The last significant rain we had in the Louisville, Kentucky, area was on June 16, 2019. On that day, 1.89” of precipitation was recorded1. The rain came down softly, thoroughly saturating the ground and perfectly suited for our trees’ root systems to utilize. Prior to June 16, we were in a surplus, with +11” above average for the year.
Last year, by December, we had amassed +20” above our average in precipitation, mostly due to the massive amount delivered in September—12.12”—a month when average rainfall just measures 3.03”. This followed an above average amount of rainfall in the months of June and July, 6.67” and 5.07” respectively, which triggered many of our trees and shrubs to set their fruiting and flowering crops for 2019 into overdrive. We have been observing this with the abundance of fruit–peaches and pears, to name two–and the large number of cones and seeds on our conifers, oaks, and maples.
This spring, following a mild February and again above average precipitation—10.47”—our trees and shrubs fairly came out of dormancy bursting with color, and an almost tropical-type lush foliage. We continued to enjoy a lovely spring, into May and June, and then… The faucet turned off. July recorded precipitation was 1.48”, August a little bit better at 2.68”—not really—but September, notably and historically Kentucky’s driest month, barely registered a trace at 0.04”.
Results of a dry, hot three months? All of that new, lush growth has either gone dormant or died and those plants that were experiencing any type of stress have declined to the point of no return. Our state tree, the Tulip Poplar, and other trees sporting large leaves have been losing their foliage since mid-July. Fungal and bacterial diseases that lie dormant in healthy plants and surrounding grounds are now making an appearance in the forms of wilt, scorch, canker, and blight. Trees that normally are approaching dormancy in September due to the shortening of daylight are holding onto their foliage in October, fully green and fully leafed out.
For those trees that are standalone specimens in our residential landscapes, if they are not being regularly watered, prognosis for their continued good health over the next 2-5 years is an uncertainty. The small bit of water received of those with irrigated lawns will help somewhat, but normally irrigation runs just long enough to wet the grass and its root system and is never left on to ensure a deeper saturation for the trees’ diverse root system, which amasses and spreads out further from the trunk and at an average depth of 6”-18”. A healthy tree that stands 30’ tall can potentially have its root system encompass 90’ in diameter. Those outer roots are the workhorses, taking in more than 40% of available water and nutrients. And, as the soil becomes drier and starts to crack, these roots begin to dry and die back, too. Without these roots, next year’s growth and health are indeterminate.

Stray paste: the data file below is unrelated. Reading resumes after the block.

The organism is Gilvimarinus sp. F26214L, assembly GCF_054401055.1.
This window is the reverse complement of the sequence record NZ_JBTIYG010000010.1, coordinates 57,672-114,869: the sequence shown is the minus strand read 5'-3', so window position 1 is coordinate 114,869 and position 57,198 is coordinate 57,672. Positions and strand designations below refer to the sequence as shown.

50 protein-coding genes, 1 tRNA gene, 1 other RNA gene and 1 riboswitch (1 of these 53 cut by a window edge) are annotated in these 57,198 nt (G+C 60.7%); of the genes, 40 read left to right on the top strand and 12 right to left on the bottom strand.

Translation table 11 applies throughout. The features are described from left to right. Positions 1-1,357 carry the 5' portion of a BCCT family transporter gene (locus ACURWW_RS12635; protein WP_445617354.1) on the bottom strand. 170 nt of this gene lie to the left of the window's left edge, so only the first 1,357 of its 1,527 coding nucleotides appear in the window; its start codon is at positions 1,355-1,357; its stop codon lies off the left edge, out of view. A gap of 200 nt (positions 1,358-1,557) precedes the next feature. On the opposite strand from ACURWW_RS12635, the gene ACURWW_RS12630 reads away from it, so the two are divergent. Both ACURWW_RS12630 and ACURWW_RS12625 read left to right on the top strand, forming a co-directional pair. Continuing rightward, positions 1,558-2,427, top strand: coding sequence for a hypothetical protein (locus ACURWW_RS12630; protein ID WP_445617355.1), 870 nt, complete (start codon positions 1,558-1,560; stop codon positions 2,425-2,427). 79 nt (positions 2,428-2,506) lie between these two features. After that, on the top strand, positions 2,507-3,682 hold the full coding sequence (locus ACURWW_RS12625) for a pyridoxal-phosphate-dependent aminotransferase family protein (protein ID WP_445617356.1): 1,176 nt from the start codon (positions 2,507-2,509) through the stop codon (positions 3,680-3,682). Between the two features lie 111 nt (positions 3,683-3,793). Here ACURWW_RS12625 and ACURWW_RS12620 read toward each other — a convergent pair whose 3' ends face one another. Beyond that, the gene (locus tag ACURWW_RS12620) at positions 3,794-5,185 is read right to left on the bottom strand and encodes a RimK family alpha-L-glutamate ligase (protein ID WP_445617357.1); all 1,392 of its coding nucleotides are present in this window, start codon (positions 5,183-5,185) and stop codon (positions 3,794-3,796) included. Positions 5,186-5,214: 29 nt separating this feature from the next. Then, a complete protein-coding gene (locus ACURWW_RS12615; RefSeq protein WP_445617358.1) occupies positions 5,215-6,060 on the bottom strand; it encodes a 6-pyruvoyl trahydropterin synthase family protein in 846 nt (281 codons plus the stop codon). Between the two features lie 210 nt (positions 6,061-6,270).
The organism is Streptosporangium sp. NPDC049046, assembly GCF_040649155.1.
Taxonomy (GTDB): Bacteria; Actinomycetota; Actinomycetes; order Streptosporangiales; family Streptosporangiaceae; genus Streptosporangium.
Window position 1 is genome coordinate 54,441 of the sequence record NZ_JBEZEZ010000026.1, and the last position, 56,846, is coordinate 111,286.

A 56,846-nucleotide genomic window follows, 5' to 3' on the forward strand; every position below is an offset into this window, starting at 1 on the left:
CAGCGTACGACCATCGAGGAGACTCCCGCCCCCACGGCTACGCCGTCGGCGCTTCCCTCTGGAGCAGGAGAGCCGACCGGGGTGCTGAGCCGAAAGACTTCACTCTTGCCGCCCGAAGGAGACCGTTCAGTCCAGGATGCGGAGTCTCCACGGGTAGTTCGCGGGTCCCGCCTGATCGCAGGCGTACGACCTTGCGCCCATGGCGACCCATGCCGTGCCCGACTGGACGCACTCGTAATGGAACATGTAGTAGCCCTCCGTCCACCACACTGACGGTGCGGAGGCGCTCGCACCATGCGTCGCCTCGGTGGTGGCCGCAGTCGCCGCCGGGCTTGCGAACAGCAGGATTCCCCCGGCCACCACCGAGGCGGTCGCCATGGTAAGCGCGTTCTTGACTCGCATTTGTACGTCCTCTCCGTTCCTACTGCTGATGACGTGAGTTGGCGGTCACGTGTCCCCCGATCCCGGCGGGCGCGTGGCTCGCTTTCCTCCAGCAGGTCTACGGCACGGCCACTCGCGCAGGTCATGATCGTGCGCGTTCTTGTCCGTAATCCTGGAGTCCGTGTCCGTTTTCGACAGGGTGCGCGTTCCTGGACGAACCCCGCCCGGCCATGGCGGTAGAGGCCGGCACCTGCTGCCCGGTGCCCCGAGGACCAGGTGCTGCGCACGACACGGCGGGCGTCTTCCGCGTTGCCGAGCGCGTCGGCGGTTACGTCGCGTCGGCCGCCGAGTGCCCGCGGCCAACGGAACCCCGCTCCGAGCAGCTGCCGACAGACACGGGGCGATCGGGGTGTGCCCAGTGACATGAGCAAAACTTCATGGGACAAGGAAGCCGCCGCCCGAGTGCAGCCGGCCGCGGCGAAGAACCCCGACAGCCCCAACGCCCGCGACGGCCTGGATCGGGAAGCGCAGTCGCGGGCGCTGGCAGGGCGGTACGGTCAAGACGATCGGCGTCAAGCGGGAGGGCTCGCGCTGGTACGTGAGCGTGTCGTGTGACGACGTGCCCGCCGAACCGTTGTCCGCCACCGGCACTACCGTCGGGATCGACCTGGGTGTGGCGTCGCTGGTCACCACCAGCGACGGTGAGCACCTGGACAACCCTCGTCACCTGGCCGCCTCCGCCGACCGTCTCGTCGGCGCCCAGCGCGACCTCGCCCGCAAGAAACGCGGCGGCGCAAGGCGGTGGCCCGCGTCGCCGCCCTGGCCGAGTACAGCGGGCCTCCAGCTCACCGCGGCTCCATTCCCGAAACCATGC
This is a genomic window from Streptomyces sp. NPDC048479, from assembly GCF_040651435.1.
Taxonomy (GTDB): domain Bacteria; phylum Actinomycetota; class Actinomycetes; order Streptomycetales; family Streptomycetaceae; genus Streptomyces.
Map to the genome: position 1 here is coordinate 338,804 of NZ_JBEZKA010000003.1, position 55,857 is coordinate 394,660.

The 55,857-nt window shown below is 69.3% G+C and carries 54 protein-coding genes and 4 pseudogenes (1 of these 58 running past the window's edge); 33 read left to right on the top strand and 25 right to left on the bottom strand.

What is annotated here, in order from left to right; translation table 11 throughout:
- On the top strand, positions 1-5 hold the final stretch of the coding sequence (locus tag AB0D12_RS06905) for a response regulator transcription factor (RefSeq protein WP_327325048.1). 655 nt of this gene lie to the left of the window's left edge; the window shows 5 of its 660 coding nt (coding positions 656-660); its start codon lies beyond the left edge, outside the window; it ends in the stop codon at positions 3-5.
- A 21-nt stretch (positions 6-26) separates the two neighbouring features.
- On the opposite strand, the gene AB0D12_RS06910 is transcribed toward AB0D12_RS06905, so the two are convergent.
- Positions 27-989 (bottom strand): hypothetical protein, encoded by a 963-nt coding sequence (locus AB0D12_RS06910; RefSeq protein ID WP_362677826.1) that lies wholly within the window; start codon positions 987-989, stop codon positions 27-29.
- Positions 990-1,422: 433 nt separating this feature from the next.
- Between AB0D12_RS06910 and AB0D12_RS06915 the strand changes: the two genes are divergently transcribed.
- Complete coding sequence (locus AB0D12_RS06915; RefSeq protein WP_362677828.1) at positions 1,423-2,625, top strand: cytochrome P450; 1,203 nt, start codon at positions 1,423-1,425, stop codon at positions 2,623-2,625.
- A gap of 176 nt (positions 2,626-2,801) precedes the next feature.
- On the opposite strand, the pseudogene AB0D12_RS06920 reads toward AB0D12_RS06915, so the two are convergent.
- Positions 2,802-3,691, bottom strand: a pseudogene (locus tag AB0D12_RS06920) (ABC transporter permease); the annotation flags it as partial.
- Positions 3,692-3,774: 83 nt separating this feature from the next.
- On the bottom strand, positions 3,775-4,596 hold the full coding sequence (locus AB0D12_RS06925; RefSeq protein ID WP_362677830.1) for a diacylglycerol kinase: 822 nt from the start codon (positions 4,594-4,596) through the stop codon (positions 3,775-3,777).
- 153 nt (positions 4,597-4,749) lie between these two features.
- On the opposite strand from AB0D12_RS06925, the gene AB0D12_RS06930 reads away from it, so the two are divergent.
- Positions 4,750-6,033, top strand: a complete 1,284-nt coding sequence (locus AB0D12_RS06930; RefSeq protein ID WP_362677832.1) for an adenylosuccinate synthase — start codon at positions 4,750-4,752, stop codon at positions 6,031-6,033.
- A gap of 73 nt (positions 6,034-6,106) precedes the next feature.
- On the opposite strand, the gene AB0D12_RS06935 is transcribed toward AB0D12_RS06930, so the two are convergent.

To help replenish a tree’s stored supply of starches and soluble sugars that were most likely used up during the drought, applying a water-soluble, subsurface fertilizer is recommended. This can be done during the dormant season, as the roots will remain active during our late fall and winter months. Regrowth of the fine outer roots is key to maintaining a tree’s ability to counteract adverse weather conditions; i.e., winter and spring storms and further damage from future droughts. It is important to note that the addition of mycorrhizal fungi into your fertilizing program will aid in the roots’ ability to transport water and to move through the soil. Mycorrhizae have also been shown to aid in the roots’ ability to uptake nutrients, thereby reducing stress in our trees2.
In summary, drought conditions do have an adverse effect on our trees. The longer we remain precipitation-free, the more damage is being done. We can help to alleviate this by initiating and maintaining a regular watering program, done slowly and over a longer time period, and by replenishing a tree’s food supply. Without these external aids, a drought-stricken tree, having used up its stored starches and sugar supplies, becomes susceptible to damaging diseases and insects. These, in turn, will contribute to its decline and eventual death.